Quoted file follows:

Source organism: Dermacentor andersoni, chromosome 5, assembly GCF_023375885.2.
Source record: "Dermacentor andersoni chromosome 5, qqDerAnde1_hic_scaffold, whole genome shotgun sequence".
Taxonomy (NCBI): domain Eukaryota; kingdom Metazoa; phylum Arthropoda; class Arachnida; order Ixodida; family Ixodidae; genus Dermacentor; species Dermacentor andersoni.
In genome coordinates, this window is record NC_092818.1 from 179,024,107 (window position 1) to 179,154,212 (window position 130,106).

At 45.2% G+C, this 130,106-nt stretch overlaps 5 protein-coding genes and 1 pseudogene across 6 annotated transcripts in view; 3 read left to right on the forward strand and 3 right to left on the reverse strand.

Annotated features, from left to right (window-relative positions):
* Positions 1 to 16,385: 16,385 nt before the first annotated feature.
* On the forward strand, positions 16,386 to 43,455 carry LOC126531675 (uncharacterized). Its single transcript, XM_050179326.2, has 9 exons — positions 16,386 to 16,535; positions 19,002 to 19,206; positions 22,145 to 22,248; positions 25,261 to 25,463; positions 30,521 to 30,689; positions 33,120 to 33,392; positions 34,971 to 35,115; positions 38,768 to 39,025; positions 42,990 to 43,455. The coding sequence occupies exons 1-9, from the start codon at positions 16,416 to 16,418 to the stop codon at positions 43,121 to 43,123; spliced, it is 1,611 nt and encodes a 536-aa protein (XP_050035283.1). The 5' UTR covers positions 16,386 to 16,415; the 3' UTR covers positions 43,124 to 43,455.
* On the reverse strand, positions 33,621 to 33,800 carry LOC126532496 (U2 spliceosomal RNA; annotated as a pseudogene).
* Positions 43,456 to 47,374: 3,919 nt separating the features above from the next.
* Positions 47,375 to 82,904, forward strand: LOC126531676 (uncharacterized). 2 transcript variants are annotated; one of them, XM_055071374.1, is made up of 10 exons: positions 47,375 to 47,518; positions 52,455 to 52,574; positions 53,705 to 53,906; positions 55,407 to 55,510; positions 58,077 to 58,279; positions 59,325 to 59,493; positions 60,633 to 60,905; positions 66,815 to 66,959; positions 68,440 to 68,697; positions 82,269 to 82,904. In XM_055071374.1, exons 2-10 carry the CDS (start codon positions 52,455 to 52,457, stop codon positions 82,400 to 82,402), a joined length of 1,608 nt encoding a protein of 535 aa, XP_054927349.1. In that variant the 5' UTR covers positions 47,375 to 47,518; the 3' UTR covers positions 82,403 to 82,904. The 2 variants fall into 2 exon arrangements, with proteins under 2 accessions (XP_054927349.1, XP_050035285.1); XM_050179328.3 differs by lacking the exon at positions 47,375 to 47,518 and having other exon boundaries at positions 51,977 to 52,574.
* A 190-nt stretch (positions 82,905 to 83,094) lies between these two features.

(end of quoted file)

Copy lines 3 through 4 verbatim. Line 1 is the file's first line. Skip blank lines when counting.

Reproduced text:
Taxonomy (NCBI): domain Eukaryota; kingdom Metazoa; phylum Arthropoda; class Arachnida; order Ixodida; family Ixodidae; genus Dermacentor; species Dermacentor andersoni.
In genome coordinates, this window is record NC_092818.1 from 179,024,107 (window position 1) to 179,154,212 (window position 130,106).